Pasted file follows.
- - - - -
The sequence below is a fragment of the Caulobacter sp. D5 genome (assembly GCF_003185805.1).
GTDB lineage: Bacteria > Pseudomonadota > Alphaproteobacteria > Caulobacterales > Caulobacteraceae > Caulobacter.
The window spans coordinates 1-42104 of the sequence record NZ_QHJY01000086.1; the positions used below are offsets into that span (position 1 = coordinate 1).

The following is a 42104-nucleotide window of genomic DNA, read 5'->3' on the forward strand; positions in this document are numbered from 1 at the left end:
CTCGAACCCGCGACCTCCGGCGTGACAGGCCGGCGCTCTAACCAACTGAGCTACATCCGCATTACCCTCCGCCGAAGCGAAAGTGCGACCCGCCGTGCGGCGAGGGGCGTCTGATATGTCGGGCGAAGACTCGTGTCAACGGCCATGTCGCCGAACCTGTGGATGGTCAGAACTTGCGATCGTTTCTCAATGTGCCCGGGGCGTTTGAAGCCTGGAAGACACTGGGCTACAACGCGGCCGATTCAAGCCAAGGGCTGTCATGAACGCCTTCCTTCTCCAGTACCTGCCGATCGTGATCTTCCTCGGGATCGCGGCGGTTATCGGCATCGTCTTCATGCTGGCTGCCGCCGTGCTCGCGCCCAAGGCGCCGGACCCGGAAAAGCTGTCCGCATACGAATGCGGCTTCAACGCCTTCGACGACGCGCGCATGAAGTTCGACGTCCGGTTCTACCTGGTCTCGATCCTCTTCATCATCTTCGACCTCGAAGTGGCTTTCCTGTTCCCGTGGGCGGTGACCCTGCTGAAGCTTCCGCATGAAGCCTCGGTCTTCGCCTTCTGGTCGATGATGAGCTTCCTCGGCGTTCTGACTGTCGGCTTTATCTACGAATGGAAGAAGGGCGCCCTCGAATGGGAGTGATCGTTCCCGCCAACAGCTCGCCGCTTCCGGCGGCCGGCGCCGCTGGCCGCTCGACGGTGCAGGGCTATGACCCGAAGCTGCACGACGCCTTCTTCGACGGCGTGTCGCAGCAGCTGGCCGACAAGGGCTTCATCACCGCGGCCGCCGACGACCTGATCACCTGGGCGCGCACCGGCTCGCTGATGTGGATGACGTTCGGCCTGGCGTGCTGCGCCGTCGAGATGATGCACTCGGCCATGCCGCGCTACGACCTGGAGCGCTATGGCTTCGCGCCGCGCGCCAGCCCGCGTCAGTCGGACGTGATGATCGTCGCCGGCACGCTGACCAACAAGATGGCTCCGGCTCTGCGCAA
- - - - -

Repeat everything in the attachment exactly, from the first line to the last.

The sequence below is a fragment of the Caulobacter sp. D5 genome (assembly GCF_003185805.1).
GTDB lineage: Bacteria > Pseudomonadota > Alphaproteobacteria > Caulobacterales > Caulobacteraceae > Caulobacter.
The window spans coordinates 1-42104 of the sequence record NZ_QHJY01000086.1; the positions used below are offsets into that span (position 1 = coordinate 1).

The following is a 42104-nucleotide window of genomic DNA, read 5'->3' on the forward strand; positions in this document are numbered from 1 at the left end:
CTCGAACCCGCGACCTCCGGCGTGACAGGCCGGCGCTCTAACCAACTGAGCTACATCCGCATTACCCTCCGCCGAAGCGAAAGTGCGACCCGCCGTGCGGCGAGGGGCGTCTGATATGTCGGGCGAAGACTCGTGTCAACGGCCATGTCGCCGAACCTGTGGATGGTCAGAACTTGCGATCGTTTCTCAATGTGCCCGGGGCGTTTGAAGCCTGGAAGACACTGGGCTACAACGCGGCCGATTCAAGCCAAGGGCTGTCATGAACGCCTTCCTTCTCCAGTACCTGCCGATCGTGATCTTCCTCGGGATCGCGGCGGTTATCGGCATCGTCTTCATGCTGGCTGCCGCCGTGCTCGCGCCCAAGGCGCCGGACCCGGAAAAGCTGTCCGCATACGAATGCGGCTTCAACGCCTTCGACGACGCGCGCATGAAGTTCGACGTCCGGTTCTACCTGGTCTCGATCCTCTTCATCATCTTCGACCTCGAAGTGGCTTTCCTGTTCCCGTGGGCGGTGACCCTGCTGAAGCTTCCGCATGAAGCCTCGGTCTTCGCCTTCTGGTCGATGATGAGCTTCCTCGGCGTTCTGACTGTCGGCTTTATCTACGAATGGAAGAAGGGCGCCCTCGAATGGGAGTGATCGTTCCCGCCAACAGCTCGCCGCTTCCGGCGGCCGGCGCCGCTGGCCGCTCGACGGTGCAGGGCTATGACCCGAAGCTGCACGACGCCTTCTTCGACGGCGTGTCGCAGCAGCTGGCCGACAAGGGCTTCATCACCGCGGCCGCCGACGACCTGATCACCTGGGCGCGCACCGGCTCGCTGATGTGGATGACGTTCGGCCTGGCGTGCTGCGCCGTCGAGATGATGCACTCGGCCATGCCGCGCTACGACCTGGAGCGCTATGGCTTCGCGCCGCGCGCCAGCCCGCGTCAGTCGGACGTGATGATCGTCGCCGGCACGCTGACCAACAAGATGGCTCCGGCTCTGCGCAA